Prostate cancer chemoprevention: Strategies for designing efficient clinical trials

R. Lieberman, Prostate cancer chemoprevention: Strategies for designing efficient clinical trials, UROLOGY, 57(4A), 2001, pp. 224-229
Citations number
Categorie Soggetti
Urology & Nephrology
Journal title
ISSN journal
0090-4295 → ACNP
Year of publication
224 - 229
SICI code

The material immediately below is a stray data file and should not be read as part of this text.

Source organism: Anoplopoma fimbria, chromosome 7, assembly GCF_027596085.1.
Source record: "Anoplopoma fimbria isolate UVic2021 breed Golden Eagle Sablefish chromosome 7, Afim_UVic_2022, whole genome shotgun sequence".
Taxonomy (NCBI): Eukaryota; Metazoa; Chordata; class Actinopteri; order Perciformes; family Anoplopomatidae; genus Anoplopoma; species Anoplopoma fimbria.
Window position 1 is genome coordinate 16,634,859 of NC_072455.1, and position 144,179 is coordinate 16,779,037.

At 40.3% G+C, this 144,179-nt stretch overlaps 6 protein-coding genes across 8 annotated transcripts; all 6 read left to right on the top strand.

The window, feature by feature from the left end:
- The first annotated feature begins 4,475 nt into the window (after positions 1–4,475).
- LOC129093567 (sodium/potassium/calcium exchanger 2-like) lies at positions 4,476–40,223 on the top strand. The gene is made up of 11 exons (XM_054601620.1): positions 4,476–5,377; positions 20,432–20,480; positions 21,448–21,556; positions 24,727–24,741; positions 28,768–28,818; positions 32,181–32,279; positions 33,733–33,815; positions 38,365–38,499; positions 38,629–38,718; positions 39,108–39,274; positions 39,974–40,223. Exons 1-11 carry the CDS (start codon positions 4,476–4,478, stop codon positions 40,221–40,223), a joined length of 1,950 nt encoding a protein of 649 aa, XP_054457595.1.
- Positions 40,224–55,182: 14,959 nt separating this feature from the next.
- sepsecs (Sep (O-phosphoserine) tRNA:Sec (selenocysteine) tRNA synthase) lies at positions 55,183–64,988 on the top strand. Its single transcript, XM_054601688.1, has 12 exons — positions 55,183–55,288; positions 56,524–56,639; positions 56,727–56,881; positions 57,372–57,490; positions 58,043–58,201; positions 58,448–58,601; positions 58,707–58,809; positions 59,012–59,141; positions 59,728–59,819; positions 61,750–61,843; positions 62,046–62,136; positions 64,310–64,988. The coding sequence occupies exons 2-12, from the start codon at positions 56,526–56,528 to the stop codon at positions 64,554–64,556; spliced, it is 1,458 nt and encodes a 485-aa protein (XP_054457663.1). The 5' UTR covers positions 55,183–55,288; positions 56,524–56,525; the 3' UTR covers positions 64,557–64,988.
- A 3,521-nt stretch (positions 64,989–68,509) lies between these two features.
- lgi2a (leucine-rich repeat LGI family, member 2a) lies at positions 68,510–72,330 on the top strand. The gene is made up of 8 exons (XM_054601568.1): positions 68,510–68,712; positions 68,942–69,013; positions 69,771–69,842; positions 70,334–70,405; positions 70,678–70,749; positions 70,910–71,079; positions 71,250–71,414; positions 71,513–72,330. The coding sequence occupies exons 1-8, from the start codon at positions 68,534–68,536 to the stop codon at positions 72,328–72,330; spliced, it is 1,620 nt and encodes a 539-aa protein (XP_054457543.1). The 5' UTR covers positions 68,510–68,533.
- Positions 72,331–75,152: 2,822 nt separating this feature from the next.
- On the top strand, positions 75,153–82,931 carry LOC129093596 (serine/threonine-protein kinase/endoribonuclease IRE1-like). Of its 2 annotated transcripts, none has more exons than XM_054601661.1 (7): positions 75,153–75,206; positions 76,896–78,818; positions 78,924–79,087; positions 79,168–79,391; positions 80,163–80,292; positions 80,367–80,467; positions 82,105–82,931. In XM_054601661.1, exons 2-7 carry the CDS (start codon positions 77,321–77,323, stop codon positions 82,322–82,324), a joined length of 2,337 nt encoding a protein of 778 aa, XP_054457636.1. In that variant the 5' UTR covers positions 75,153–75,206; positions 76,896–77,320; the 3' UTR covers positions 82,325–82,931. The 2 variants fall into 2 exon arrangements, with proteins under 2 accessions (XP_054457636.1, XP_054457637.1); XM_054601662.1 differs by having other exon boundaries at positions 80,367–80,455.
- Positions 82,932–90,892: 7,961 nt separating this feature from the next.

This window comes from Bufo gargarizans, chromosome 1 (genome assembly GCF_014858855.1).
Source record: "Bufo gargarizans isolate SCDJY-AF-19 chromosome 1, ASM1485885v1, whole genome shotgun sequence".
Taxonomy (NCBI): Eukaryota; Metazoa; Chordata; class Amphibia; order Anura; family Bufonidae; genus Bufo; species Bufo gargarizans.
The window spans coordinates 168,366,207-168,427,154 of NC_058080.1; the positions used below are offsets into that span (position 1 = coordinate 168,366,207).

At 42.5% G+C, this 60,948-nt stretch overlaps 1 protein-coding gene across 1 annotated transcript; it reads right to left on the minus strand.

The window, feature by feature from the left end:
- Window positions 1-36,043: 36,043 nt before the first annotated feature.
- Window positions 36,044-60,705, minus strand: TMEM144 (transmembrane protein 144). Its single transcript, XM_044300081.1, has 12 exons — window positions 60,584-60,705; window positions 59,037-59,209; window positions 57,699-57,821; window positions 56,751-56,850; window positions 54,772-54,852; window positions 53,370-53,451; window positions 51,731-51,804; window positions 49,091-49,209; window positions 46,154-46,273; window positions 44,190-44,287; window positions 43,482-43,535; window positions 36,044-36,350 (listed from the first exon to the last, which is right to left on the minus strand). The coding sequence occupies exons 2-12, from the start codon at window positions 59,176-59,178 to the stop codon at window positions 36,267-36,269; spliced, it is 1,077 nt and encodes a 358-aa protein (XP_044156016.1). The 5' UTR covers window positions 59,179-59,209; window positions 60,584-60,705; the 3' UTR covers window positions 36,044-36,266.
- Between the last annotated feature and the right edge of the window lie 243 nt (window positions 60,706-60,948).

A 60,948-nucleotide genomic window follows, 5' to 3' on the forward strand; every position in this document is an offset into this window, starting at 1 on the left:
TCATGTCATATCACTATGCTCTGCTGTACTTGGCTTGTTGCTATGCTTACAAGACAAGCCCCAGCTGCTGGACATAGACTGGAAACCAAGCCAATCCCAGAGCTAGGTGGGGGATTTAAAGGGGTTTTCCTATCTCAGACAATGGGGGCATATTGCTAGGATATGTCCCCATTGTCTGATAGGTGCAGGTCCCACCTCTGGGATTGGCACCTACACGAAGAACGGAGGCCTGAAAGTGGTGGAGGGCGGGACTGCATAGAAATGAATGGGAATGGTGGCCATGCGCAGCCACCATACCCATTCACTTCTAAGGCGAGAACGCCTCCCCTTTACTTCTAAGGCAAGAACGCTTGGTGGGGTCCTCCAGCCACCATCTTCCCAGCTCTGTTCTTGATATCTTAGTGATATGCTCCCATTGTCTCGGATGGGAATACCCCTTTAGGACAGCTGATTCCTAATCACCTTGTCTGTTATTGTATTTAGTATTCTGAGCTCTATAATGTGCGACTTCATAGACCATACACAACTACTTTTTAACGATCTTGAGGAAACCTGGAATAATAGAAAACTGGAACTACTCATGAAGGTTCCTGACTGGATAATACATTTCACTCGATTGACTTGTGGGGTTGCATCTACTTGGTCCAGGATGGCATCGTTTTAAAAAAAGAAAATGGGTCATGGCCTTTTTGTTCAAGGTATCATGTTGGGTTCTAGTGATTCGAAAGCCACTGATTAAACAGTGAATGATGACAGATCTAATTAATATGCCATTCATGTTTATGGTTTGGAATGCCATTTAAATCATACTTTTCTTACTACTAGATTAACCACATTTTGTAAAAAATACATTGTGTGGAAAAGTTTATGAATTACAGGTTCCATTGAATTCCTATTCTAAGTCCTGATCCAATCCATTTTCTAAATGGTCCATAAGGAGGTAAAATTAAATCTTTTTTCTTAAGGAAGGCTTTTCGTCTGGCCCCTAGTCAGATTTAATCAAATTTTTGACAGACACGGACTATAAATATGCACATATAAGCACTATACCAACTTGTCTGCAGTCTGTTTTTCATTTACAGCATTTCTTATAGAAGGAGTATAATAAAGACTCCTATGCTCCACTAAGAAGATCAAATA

A chemoprevention (CP) strategy has evolved for conducting efficient clinic al trials for prostate cancer (PCa) prevention. It integrates five key comp onents, including agents, biomarkers, cohorts, designs, and endpoints. The rationale for the CP strategy relates to the natural history of prostate ca ncer. There is a wide array of natural and synthetic agents that hold promi se for inhibiting, reversing, or modulating the transition from normal to p recancer and from precancer to cancer. These agent classes include antiandr ogens, antiestrogens, phytoestrogens, antioxidants, anti-inflammatory (proa poptotic) agents, antiproliferation/antidifferentiation agents, signal tran sduction modulators of receptor tyrosine kinase and ras farnesylation, anti angiogenesis agents, insulinlike growth factor (IGF)-1, peroxisome prolifer ator-activator receptor modulators (-gamma and -delta), and gene-based inte rventions. Biomarkers and endpoints are guided by the level of evidence req uired leg, phase 1, 2, 3). Two candidate surrogate endpoints (SE) based on histology are high-grade prostatic intraepithelial neoplasia (HGPIN) and co mputer-assisted image analysis of dysplastic lesions. Phase 1 trials use st andard endpoints of safety, pharmacokinetics and limited pharmacodynamics. Phase 2 trials use endpoints of modulation of biomarkers and correlation wi th histology. Phase 3 trials use endpoints of clinical benefit, such as can cer incidence reduction and quality of life, Validation of a biomarker as a SE involves correlation of the biomarker with clinical benefit. Cohorts (t arget populations) for phase 2/3 trials include the general population of m en over age 50 with a normal prostate-specific antigen (PSA), subjects with a strong family history of PCa, subjects with elevated PSA/negative biopsy , and subjects with HGPIN/negative biopsy. These at-risk populations reflec t key individual risk factors (age, race, serum PSA [free/total]; serum IGF -1/IGF binding protein (IGFBP)-3; 1, 25(OH)(2) D3; family history of PCa; c arriers of PCa susceptibility genes [ELAC2, CYP3A4, SRD5A2, etc.]; and hist ology such as atypia and HGPIN) that could be combined into a multivariate risk model for PCa. The probability of cancer risk (recurrence) is a key fa ctor that impacts on the clinical trial design (power, sample size, and pri mary endpoint). Multivariate predictive mathematical models for biochemical recurrence after radical prostatectomy by decreasing sample size and time to clinical outcomes maximize trial efficiency and identify the patients mo st likely to benefit from secondary prevention. The two large primary preve ntion trials, Prostate Cancer Prevention Trial/Seleninium and Vitamin E Che moprevention Trial (PCPT/ SELECT), in low- and average-risk subjects have s ample sizes of 18,000 to 32,000, with a treatment duration of 7 years to de tect a 25% reduction in biopsy-proven PCa. Subjects with HGPIN have the hig hest known cancer risk (approximately 50% at 3 years), and thus require a s mall sample size (n = 450) to detect a 33% reduction in cancer incidence. A schema involving three sequential trials for agent registration is describ ed. in summary, a CP strategy that incorporates well-defined agents, clinic al and validated SE, and high-risk cohorts defined by genetic at-id acquire d risk factors in a series of well-designed randomized controlled trials pr ovides an efficient pathway for evaluating and approving new agents for PCa prevention.